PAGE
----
Carey Rudd says one of his favourite questions is ‘Who else is involved in the decision process?’.
You will save lots of time and effort if you ask this question early on.
More tips from the group
And there were some excellent tips about asking great questions from some of the other contributors during the discussion thread:
It’s a process
While having specific questions ready is good, they form part of a successful process Bill Sweeney explains.
Bill goes on to provide an effective 4 step process;
Too many times we as Account Managers go in believing we can solve every problem and know what the problem that needs solving is. Listening to the customer is key to forming the right questions and developing the urgency of their need.
2. Don’t enter in the discussion with tunnel vision
You may be there to talk about or present one program or idea and pick up on multiple other opportunities that you can draw upon through follow-up questions.
3. Repeat back your understanding
Before asking any questions repeat back your understanding of the cutomers need and confirm you are on the same path with them.
4. Don’t be afraid of silence
It’s ok to take a few moments to process the discussion and formulate the proper questions. In fact, I’ve found that my customers sometimes appreciate it when I say “let me take a moment to process that”, then ask open-ended probing questions about the current task at hand. But never leave without asking questions about at least one other need you picked up on while listening, thereby planting the seed for the next opportunity to grow.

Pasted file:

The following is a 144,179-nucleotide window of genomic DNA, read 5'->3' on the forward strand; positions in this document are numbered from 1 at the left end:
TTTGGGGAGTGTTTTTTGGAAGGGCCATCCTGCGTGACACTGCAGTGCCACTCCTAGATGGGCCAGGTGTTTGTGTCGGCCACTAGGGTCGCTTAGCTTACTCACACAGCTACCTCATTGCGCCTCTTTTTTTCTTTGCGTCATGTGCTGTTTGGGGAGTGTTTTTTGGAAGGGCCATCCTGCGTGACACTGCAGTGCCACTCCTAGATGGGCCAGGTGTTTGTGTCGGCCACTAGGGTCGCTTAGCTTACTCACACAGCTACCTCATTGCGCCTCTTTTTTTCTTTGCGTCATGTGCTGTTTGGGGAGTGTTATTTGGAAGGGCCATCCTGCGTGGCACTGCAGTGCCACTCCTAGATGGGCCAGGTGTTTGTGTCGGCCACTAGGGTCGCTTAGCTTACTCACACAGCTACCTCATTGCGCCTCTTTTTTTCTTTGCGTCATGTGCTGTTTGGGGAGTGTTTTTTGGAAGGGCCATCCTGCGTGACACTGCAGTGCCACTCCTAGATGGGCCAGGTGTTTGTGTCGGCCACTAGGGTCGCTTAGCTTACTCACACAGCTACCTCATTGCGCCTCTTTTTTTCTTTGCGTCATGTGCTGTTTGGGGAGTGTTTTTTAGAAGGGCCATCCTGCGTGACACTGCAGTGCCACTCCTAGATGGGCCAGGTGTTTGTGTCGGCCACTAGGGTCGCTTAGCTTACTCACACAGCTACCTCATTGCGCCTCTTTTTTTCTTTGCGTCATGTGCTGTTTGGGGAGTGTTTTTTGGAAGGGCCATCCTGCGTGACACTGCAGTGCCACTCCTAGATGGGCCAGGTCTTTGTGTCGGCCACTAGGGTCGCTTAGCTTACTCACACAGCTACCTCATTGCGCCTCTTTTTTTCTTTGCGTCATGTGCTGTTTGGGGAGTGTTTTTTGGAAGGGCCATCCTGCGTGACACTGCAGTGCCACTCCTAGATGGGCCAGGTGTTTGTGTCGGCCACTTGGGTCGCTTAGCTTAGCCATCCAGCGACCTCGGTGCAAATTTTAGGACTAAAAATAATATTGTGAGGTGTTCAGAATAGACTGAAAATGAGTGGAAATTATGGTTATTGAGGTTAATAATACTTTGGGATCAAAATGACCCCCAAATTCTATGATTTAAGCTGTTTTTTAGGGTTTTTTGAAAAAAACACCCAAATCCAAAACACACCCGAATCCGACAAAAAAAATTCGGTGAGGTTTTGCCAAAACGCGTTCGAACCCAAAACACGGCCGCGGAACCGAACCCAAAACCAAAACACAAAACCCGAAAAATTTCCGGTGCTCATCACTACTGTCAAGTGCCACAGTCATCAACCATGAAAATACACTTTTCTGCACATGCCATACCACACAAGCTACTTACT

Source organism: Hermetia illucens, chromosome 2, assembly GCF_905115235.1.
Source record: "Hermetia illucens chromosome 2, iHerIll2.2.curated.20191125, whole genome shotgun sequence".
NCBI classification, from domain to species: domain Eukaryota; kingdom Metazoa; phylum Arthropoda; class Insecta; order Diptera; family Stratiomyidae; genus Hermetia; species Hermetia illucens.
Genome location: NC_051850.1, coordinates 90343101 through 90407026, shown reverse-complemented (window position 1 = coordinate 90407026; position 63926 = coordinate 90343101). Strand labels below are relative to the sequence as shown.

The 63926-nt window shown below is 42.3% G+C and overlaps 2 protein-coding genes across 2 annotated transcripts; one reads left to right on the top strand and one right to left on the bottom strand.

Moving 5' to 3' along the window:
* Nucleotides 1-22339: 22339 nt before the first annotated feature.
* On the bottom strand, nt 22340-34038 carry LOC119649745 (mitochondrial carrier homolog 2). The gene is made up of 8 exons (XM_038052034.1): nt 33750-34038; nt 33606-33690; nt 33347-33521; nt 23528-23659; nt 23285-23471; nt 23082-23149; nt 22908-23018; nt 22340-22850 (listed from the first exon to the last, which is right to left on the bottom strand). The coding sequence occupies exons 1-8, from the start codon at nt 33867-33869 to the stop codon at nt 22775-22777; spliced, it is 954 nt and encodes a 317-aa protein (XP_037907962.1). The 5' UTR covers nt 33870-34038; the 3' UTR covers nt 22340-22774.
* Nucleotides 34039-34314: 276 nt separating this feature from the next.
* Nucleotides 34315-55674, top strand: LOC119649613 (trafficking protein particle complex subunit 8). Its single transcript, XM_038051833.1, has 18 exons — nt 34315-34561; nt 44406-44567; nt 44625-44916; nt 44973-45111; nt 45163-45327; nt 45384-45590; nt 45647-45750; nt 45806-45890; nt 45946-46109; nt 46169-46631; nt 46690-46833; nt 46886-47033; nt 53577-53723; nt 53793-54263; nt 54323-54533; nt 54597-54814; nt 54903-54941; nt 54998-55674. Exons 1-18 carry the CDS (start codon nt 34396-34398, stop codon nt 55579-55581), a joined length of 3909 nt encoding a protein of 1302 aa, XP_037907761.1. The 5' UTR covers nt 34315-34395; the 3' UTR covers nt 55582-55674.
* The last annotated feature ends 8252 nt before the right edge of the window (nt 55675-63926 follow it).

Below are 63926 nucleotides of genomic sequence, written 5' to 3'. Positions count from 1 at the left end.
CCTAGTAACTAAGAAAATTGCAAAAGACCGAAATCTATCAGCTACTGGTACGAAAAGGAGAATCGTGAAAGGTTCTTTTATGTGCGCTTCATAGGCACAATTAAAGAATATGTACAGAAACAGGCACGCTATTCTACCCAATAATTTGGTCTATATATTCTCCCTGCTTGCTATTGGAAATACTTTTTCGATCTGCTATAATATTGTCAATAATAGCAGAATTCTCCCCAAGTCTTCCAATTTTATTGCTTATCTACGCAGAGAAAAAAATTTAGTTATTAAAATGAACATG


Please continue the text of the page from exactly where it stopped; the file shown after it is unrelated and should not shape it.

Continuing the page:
Shut up and listen
Cass D’Arion agrees that Account Managers should ‘Ask your questions and shut up and listen. Feed back to them the salient points they are making. It shows you are actually concerned about what they are saying instead of waiting for your turn to talk’.
Carey Rudd adds ‘One of my first really good Sales Managers used to say if you listen to your customer they will tell you how, what and when to sell to them’.
Challenge their thinking
Mads Rosen says while he doesn’t have a specific list of questions he asks, he believes in sometimes saying no to customer requests and responding with challenging questions instead.
Read between the lines
Jermaine Edwards adds an exceptionally good point about being able to read between the lines ‘The most powerful questions come from a deeper place of being able to read between the lines of what the customer or prospect is saying to you. There are deeper levels of listening that are not just about words but are connected to understanding the person and environment they work in. If you can respond and ask questions on that level then you can be build rapport and trust very quickly and in some cases the buying process’.
If you’d like to improve your ability to ask great questions and in the process grow client business, you might ‘How to grow business by asking great questions’.
Do you have any great questions you regularly ask your clients to help you develop or win the business? If so please leave a comment in the box below.